A Coal Grate. And Monster Emperors of Rome.
Firstly, the book review. It is short, because I did not enjoy it. Not that it is badly written, or poorly researched. But it is really shocking.
EMPERORS OF ROME. THE MONSTERS. by PAUL CHRYSTAL
From Tiberius to Theodora. AD 145-548
This book is one of the series published by Pen & Sword on the architects of terror. Other volumes include Al-Qaeda, The Armenian Genocide, Bloody Mary, Einsatzgruppen, to give you an idea of the scope of the series.
Now that I have finished with the book, I am examining my own motives in choosing it. I have read many books about ancient Rome, and find the era fascinating; the personalities, the reasons for the rise and fall of the empire, why the military was so spectacularly successful etc etc.
But to be truthful, I did not actually finish the book. I had a similar reaction when I read about the Nazis and the concentration camps. Just too horrible to contemplate. And I closed it after reading about half. And will not reopen it.
Paul Chrystal is a well-respected author who has written many books about ancient Rome. He states an aim to use primary sources, and to balance the horror with the mitigating aspects of the monsters. The book is 127 pages long, and it covers 10 emperors, so there is not a lot of space to give a balanced view. Mostly, despite its aims, the book is about rape, murder, treachery, nasty and insane men and women with absolute power doing whatever they felt like doing.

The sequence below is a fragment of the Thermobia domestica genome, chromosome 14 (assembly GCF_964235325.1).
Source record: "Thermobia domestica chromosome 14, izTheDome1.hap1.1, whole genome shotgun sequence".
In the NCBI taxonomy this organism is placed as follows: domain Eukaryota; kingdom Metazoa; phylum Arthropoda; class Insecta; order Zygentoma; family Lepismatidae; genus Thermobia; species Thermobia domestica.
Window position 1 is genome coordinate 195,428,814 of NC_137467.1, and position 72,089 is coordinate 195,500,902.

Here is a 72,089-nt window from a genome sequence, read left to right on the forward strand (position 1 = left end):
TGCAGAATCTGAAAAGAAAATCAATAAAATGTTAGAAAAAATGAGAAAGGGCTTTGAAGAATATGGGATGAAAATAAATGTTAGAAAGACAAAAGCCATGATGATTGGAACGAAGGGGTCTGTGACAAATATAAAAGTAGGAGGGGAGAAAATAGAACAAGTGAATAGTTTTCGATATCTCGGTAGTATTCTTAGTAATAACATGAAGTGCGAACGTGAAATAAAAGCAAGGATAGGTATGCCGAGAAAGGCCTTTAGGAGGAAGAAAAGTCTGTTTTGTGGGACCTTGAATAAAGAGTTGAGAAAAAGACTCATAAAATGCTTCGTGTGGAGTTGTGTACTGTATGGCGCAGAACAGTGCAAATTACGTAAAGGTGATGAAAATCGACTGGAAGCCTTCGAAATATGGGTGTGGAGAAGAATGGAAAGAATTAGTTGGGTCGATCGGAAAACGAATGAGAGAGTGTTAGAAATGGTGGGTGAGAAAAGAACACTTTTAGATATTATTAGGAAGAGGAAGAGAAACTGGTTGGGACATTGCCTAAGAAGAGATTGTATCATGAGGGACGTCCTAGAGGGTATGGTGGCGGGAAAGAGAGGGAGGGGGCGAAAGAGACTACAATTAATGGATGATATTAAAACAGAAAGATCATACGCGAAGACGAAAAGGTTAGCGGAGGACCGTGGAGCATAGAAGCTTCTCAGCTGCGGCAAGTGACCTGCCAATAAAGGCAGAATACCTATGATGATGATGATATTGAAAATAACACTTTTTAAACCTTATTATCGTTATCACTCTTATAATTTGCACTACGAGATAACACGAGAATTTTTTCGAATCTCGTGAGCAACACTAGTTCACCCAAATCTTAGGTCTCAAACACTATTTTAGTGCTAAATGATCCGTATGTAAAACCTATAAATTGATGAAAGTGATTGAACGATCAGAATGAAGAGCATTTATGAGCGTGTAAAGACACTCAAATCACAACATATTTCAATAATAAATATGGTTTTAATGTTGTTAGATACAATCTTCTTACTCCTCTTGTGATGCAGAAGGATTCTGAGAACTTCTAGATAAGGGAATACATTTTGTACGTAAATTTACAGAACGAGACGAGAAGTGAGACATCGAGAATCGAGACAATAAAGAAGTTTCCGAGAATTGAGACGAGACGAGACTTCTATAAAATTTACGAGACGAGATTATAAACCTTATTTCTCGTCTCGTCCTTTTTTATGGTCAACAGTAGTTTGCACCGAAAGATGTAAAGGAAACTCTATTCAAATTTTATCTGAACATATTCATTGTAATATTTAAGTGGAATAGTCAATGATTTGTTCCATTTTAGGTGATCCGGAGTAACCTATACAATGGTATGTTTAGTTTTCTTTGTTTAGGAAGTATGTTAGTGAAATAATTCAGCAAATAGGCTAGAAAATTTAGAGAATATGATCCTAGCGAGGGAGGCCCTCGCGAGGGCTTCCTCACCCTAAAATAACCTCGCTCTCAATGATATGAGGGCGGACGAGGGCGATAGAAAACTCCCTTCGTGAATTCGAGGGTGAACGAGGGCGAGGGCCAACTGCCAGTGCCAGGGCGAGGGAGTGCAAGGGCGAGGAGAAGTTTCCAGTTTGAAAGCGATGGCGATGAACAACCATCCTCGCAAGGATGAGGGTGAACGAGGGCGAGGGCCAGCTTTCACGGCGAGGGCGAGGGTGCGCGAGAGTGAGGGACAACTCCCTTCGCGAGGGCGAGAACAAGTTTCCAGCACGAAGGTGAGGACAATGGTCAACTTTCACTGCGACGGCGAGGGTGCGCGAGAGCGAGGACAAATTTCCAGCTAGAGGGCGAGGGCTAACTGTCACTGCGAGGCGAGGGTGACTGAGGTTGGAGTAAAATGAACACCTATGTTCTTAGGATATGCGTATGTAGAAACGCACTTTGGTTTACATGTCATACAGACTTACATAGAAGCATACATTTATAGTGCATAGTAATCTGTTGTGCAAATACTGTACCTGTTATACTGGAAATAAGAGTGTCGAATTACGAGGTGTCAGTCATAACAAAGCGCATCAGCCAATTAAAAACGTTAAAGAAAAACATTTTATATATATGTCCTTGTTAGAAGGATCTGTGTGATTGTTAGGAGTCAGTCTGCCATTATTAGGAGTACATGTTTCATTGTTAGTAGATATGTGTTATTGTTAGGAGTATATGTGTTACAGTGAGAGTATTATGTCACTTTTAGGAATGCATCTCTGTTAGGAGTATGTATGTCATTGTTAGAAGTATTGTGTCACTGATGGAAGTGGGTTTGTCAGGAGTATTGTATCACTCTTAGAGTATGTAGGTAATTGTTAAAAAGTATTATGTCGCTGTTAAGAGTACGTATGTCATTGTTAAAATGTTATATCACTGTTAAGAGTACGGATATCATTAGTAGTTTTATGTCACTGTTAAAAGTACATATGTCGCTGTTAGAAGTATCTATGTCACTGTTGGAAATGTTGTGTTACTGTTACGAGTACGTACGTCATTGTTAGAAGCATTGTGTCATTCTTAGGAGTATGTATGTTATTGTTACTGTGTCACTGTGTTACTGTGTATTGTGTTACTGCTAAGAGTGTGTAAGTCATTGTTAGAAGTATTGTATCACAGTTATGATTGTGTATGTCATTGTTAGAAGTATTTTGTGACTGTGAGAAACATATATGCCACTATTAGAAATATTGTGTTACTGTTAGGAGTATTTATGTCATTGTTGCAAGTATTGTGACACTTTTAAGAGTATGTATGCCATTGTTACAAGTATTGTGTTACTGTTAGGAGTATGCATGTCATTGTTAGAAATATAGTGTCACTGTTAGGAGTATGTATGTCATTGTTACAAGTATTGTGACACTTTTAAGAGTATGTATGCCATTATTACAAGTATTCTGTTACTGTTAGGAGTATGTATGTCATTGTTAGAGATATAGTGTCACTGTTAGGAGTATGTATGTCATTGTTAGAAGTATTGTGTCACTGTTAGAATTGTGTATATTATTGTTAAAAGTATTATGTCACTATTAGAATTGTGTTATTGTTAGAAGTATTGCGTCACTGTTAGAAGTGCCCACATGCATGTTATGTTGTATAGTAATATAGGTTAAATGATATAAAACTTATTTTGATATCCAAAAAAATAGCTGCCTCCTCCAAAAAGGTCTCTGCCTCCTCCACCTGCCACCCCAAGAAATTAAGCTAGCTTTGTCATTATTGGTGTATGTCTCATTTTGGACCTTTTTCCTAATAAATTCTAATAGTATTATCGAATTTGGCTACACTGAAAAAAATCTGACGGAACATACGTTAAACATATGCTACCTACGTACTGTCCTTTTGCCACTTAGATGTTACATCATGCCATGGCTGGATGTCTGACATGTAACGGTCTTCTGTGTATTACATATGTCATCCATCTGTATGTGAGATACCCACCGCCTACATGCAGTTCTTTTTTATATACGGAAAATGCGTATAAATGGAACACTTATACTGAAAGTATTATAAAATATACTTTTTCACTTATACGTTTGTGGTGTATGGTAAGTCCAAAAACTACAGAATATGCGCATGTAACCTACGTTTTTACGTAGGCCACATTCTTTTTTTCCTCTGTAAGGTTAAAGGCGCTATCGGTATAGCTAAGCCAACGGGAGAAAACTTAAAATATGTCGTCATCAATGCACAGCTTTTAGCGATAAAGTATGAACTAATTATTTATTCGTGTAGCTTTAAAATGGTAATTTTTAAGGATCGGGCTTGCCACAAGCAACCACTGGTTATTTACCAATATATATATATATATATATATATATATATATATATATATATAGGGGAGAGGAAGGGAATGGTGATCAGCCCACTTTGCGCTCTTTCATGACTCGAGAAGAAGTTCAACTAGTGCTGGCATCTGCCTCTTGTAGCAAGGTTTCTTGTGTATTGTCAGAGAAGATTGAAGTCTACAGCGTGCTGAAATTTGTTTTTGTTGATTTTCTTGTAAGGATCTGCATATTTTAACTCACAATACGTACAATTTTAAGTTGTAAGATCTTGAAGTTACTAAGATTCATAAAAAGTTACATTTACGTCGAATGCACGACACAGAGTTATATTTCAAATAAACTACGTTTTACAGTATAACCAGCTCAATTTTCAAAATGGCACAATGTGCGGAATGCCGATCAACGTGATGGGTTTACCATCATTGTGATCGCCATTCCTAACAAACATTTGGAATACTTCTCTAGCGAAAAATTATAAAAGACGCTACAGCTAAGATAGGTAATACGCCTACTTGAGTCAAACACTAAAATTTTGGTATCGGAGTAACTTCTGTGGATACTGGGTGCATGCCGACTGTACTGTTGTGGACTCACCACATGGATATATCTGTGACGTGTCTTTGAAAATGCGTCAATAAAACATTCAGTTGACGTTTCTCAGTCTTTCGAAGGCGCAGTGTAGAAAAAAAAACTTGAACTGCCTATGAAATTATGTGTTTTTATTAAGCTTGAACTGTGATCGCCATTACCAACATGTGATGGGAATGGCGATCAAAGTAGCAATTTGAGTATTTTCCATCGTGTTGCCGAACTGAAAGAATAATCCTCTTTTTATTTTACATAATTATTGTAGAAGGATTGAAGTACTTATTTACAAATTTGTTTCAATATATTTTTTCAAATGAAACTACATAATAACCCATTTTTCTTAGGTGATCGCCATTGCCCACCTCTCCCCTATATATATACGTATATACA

And to be realistic, even the “good” emperors started wars, executed rivals, instigated massacres and mass maimings. That was the way things happened in ancient Rome. And twentieth century Germany, China, Cambodia etc etc.
So, if you enjoy seemingly endless descriptions of sadistic torture, rape and mass murders, with many illustrations, this book might be for you.
Not for this this reviewer though.
Now, back to getting enough heat into the 1:8 Trevithick Dredger Engine.
I have made a grate to place into the firebox, and which will replace the gas burner, which has proved to be inadequate, despite many, many experiments with improving it. So here is the grate.
The holes in the grate are tapered, with the smallest part of the holes uppermost. The fold at the back is to prevent coal being pushed off. The taper is to prevent clogging the holes with clinker, and possibly to improve the velocity of air flow through the fire.
And how did I drill so many small holes so neatly?
CNC of course. Took about 45 minutes.
But after that I had a conversation with Stuart Tankard. He reckons that I will do no better with coal than I have with propane to date. Hmmm. Might give it a go anyway.
Stuart’s suggestion is to try one of these….
It is 50mm diameter, has a large jet (0.81mm diameter) and has a fearsome flame. Looks more like a silver soldering torch. If I use it I might get a flame coming out of the chimney. Hope that it does not melt the silver solder.
John, afraid I would have to agree with Stewart I dont believe you would be able to get enough air through the grate to generate the heat required. You would need a pretty serious blower on the funnel to get it started, along with a increase in the length of the funnel.
Brendan, I am planning a blower, and funnel extension. I saw a favourable write up of this style grate, so it will be interesting to try it. It is “experimental engineering” after all. John
LikeLiked by 1 person
John, found this link to Model Engineer which looks like someone has been down the similar path. My original thoughts where the area under the grate might not have been big enough but the video of this one it looks to burn well.